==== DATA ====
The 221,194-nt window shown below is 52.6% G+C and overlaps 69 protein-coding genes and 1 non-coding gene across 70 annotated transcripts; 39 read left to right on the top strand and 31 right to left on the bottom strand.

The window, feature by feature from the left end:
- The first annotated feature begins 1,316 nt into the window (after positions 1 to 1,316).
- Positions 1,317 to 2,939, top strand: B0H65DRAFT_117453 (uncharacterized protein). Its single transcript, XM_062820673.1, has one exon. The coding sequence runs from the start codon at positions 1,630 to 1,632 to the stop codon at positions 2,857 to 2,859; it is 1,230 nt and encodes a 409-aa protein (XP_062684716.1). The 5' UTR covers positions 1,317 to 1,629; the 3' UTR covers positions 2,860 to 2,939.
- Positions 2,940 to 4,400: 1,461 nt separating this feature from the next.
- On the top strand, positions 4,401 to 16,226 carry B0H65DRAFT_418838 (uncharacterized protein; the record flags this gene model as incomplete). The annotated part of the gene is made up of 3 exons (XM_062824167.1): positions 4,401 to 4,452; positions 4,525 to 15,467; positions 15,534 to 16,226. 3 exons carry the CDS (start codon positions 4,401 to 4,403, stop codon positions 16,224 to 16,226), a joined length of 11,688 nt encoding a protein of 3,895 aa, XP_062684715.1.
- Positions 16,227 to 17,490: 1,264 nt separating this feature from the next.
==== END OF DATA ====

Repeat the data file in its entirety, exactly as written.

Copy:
The 221,194-nt window shown below is 52.6% G+C and overlaps 69 protein-coding genes and 1 non-coding gene across 70 annotated transcripts; 39 read left to right on the top strand and 31 right to left on the bottom strand.

The window, feature by feature from the left end:
- The first annotated feature begins 1,316 nt into the window (after positions 1 to 1,316).
- Positions 1,317 to 2,939, top strand: B0H65DRAFT_117453 (uncharacterized protein). Its single transcript, XM_062820673.1, has one exon. The coding sequence runs from the start codon at positions 1,630 to 1,632 to the stop codon at positions 2,857 to 2,859; it is 1,230 nt and encodes a 409-aa protein (XP_062684716.1). The 5' UTR covers positions 1,317 to 1,629; the 3' UTR covers positions 2,860 to 2,939.
- Positions 2,940 to 4,400: 1,461 nt separating this feature from the next.
- On the top strand, positions 4,401 to 16,226 carry B0H65DRAFT_418838 (uncharacterized protein; the record flags this gene model as incomplete). The annotated part of the gene is made up of 3 exons (XM_062824167.1): positions 4,401 to 4,452; positions 4,525 to 15,467; positions 15,534 to 16,226. 3 exons carry the CDS (start codon positions 4,401 to 4,403, stop codon positions 16,224 to 16,226), a joined length of 11,688 nt encoding a protein of 3,895 aa, XP_062684715.1.
- Positions 16,227 to 17,490: 1,264 nt separating this feature from the next.